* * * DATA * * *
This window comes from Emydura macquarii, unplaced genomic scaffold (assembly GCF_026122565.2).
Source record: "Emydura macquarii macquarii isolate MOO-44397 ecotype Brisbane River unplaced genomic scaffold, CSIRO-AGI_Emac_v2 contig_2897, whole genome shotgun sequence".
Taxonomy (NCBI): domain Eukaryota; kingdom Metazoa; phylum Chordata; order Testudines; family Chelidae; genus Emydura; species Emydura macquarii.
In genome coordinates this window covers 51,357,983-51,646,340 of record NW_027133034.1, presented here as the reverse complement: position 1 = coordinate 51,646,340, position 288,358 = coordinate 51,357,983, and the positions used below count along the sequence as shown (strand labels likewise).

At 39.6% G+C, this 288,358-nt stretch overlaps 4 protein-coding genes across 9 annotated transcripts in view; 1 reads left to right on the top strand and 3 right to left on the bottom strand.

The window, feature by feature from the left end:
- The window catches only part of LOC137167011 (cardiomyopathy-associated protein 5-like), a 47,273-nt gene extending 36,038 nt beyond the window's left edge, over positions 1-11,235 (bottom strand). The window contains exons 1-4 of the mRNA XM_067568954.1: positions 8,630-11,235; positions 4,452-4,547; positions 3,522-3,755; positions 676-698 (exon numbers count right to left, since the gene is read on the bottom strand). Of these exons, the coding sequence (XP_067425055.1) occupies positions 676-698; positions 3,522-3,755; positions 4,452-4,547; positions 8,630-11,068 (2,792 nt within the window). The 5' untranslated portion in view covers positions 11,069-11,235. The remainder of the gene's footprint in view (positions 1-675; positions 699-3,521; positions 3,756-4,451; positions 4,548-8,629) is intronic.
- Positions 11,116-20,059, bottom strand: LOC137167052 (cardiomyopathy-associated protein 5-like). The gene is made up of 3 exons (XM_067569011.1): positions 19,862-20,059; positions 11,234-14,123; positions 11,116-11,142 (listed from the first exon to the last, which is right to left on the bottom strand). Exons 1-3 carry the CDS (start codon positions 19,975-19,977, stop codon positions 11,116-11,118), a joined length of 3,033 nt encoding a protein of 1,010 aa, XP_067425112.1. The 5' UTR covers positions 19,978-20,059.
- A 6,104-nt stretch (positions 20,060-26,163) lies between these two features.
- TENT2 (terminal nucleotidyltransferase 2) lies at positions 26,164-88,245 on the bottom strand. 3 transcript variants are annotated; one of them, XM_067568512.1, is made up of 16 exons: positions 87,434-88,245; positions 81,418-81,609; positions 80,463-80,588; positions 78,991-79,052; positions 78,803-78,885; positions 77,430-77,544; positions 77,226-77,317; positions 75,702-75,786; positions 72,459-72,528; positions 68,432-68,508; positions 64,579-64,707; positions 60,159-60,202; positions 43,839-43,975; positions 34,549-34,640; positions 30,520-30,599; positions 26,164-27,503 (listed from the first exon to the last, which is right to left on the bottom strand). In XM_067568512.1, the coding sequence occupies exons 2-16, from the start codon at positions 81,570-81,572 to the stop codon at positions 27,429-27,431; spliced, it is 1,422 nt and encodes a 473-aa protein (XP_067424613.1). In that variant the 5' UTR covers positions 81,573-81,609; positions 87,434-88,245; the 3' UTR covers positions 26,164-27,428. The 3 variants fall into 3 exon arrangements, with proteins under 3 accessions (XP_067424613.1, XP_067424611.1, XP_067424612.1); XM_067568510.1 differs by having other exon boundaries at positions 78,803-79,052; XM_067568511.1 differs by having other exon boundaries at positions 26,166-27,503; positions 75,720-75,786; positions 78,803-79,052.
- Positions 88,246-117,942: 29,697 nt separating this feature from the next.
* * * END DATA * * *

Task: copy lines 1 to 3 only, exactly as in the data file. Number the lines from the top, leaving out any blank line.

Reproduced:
This window comes from Emydura macquarii, unplaced genomic scaffold (assembly GCF_026122565.2).
Source record: "Emydura macquarii macquarii isolate MOO-44397 ecotype Brisbane River unplaced genomic scaffold, CSIRO-AGI_Emac_v2 contig_2897, whole genome shotgun sequence".
Taxonomy (NCBI): domain Eukaryota; kingdom Metazoa; phylum Chordata; order Testudines; family Chelidae; genus Emydura; species Emydura macquarii.